Ontologies enacting alterity

Image credit: Universität Bremen


Schemas, graphs and ontologies can enact social actors in politically sensitive ways. This is clearly revealed when such formal knowledge representations are used to establish intended identities of non-citizens. As part of the ERC-funded “Processing Citizenship” project, this paper presents the results of the semantic analysis of ontologies of information systems used to identify and register migrants in Europe. By launching the “hotspot approach” in 2015, the European Commission has identified the use of information systems as an important element to de facto achieve a joint migration policy and to gain knowledge on non-EU citizens. However, differences (and similarities) exist among members states’ systems, as well as between member states’ and Europe-wide systems. At European level this is especially relevant as information systems are undergoing major changes following several proposals to make them semantically interoperable, and make their data more usable for EU policy-making. How are migrants enacted by information systems designed for different purposes by different institutional actors? What consequences are entailed by their ongoing integration? Our paper will present how we extracted identity  ontologies from technical, design, legislative, and other types of documents. This allows us to process them using novel visualization methods, highlighting the otherwise less visible work of knowledge production. We introduce this novel method and the first results from our comparative analysis of the current operational information system at European level and from Greece. The results from this analysis will contribute to STS scholarship with a new method based on the empirical analysis of ontologies.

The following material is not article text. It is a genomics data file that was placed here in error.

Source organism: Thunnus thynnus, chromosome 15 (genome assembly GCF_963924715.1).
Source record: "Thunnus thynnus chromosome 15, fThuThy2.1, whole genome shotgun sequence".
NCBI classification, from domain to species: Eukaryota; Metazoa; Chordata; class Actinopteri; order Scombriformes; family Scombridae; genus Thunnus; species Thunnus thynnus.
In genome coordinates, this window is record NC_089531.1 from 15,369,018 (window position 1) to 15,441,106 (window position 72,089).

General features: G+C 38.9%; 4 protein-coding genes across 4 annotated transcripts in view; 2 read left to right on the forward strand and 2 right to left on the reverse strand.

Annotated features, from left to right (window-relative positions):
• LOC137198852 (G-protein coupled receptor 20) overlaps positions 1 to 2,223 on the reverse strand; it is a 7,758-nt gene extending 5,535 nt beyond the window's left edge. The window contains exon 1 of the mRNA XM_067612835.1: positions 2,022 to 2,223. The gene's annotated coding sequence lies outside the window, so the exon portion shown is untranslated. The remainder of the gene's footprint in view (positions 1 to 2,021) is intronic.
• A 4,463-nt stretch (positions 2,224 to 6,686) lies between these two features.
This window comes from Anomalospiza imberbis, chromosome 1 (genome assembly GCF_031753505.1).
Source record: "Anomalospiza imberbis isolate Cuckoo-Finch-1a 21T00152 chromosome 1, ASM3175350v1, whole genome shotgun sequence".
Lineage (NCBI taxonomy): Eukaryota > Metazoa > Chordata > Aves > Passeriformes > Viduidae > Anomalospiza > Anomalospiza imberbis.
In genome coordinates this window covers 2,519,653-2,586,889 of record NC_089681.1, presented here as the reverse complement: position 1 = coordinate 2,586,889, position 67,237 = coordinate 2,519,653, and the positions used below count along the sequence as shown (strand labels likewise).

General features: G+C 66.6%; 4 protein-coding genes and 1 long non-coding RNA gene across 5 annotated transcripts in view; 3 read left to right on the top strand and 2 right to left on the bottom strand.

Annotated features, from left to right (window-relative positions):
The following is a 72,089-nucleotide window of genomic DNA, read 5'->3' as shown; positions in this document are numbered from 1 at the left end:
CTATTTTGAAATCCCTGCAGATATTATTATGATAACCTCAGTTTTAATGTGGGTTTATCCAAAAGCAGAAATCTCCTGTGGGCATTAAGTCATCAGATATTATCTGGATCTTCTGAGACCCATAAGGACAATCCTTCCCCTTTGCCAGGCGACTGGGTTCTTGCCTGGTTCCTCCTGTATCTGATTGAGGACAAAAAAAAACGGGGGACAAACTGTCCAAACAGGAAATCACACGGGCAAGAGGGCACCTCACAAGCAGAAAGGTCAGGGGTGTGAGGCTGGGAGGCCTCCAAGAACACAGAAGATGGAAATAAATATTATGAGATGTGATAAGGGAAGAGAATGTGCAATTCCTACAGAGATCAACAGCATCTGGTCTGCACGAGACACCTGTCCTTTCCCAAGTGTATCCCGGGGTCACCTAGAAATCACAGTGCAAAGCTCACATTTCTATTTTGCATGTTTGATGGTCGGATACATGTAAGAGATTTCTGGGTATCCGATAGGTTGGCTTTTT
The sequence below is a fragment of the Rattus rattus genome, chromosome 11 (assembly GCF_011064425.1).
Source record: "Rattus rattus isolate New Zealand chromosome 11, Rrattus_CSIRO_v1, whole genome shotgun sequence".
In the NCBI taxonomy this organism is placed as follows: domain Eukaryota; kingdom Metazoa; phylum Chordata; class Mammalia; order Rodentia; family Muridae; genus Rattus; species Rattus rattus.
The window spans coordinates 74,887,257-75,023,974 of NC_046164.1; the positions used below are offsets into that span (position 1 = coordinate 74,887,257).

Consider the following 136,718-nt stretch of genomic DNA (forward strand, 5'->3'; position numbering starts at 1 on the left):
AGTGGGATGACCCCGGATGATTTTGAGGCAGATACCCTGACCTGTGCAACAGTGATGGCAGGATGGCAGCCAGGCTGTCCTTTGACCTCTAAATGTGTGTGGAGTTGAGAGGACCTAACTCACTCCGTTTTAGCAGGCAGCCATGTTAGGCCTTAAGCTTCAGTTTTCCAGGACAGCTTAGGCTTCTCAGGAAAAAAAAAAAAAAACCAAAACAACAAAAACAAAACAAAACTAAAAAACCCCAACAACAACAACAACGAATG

Sep 12, 2019 11:00 AM — 12:30 PM
University of Bremen, Germany